The Rockies don't get compared much to their original expansion partners, the Florida Marlins, because there's frankly no comparison. We have one playoff appearance since 1993; they have two championships. The Marlins have been completely disassembled and rebuilt since the Rockies were any good. But, they're going to move and we're staying in Denver. Why?
Since the early '90s, every major league team except for the Cubs, Red Sox, Dodgers, and Yankees without one has been agitating for a new stadium. Bud Selig, for all you might want to say about his other qualities, has managed to turn major league baseball's antitrust exemption and relative scarcity into a hard and fast policy: if a city wants to attract (or keep) a team, public funds have to buy it a stadium. At the same time, new ownership groups have been selected not on on the basis of access to capital but on closeness to the existing cartel and willingness to work the established system. And so taxpayers have sprung for an ugly domed thing in Milwaukee that claimed several workmen's lives and yet still has a leaky roof. The public has tripled the value of the Pittsburgh franchise for its eventual sale while seeing no improvement whatsoever on the field. They've built a barn in Detroit nobody likes while leaving old, charming Tiger Stadium to rot, still standing less than a mile away. And although it's hardly a phenomenon unique to baseball, we've been subjected to stadium names that change more often than Reggie Sanders changes uniforms, all in an effort to prevent baseball's owners from having to pay any money whatsoever towards improving their own business's infrastructure. Comiskey to U.S. Cellular. Enron to Minute Maid. Bank One Ballpark to Chase Field. Joe Robbie Stadium to Pro Player Park. When does it all end?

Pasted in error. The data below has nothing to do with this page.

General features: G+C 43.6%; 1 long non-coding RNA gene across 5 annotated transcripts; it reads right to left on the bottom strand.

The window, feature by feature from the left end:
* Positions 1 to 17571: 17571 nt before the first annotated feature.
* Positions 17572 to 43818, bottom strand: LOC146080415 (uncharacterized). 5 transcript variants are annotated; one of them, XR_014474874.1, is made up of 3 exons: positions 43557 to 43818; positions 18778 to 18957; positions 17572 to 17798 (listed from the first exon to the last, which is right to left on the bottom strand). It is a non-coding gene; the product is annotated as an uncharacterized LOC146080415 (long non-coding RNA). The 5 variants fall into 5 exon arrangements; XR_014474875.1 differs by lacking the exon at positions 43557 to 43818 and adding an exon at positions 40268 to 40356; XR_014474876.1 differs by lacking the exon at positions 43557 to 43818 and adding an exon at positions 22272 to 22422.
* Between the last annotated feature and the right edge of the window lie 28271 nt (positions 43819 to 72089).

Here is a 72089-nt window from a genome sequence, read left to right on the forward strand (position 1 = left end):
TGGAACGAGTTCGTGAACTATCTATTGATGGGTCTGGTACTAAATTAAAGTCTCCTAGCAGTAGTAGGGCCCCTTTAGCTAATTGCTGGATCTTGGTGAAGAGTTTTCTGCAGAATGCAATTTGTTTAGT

The only team to finance its own park in the last 20 years is the Giants. It may be a coincidence, but Pac Bell Park -- or whatever it's called now, I guess nobody's perfect -- is by far the nicest of the new generation of quirky, asysmmetrical ballyards, as well as one of the most consistently filled. For their trouble San Francisco has received a black mark in the book of most other baseball owners, especially those still trying to find their free meal ticket in Minnesota, South Florida, Oakland, and elsewhere. Don't let the fans know it's possible to pay for your own ballpark and field a competitive team! That's like taking away our license to print money!
As for the Marlins, I wrote when the Rockies travelled there early on the season that they were only some $30 million away from getting their own flip-top baseball-only facility right next to the Orange Bowl. Now they're going to move over $30 million? Apparently so. And why wouldn't they, when some city -- likely Portland or Las Vegas -- will be more than willing to promise them that money and so much more? MLB hasn't quite reached the depths of the NBA, where certain owners move teams into situations where they know they have no hope of long-term success just to secure a few seasons of free rent and guaranteed minimum ticket sales. But look at the quagmire in Washington, D.C., where MLB is some four years behind schedule on finding a new ownership group for the former Expos. Are there groups with the capital to get a stadium built at least in part with private funds? Of course there are. Would baseball rather steer the team into the arms of a more cash-poor group who will guarantee not to rock the free money boat the current owners have sailing? You bet.
The Miami Herald's Dan Le Batard is playing the owners' tune when he blames the Marlins' failure on "the worst major-league city in North America." Hey, I can't blame Miami fans for staying the heck away from Pro Player, home of the only outfield fence ad in baseball that can be seen from outer space. I can't blame them for not coming back after the embarrassing '98 post-championship fire sale either. They're not one of the worst major-league cities on the continent, they're one of the first to get smart. If Las Vegas or Portland wants to pay for their own version of the Tigers or Pirates and watch 20 years of .500 ball in half-full (but extremely profitable) tax shelters, that's their business.
Meanwhile, the Tampa Bay Devil Rays' new ownership is slashing ticket prices, loosening restrictions on outside food, and giving away parking spaces in an understanding that building a successful baseball franchise is not necessarily about ending up in the black every year. The Devil Rays, never close to the Marlins' (or even the Rockies') equal on the field, have it all over them when it comes to a business model.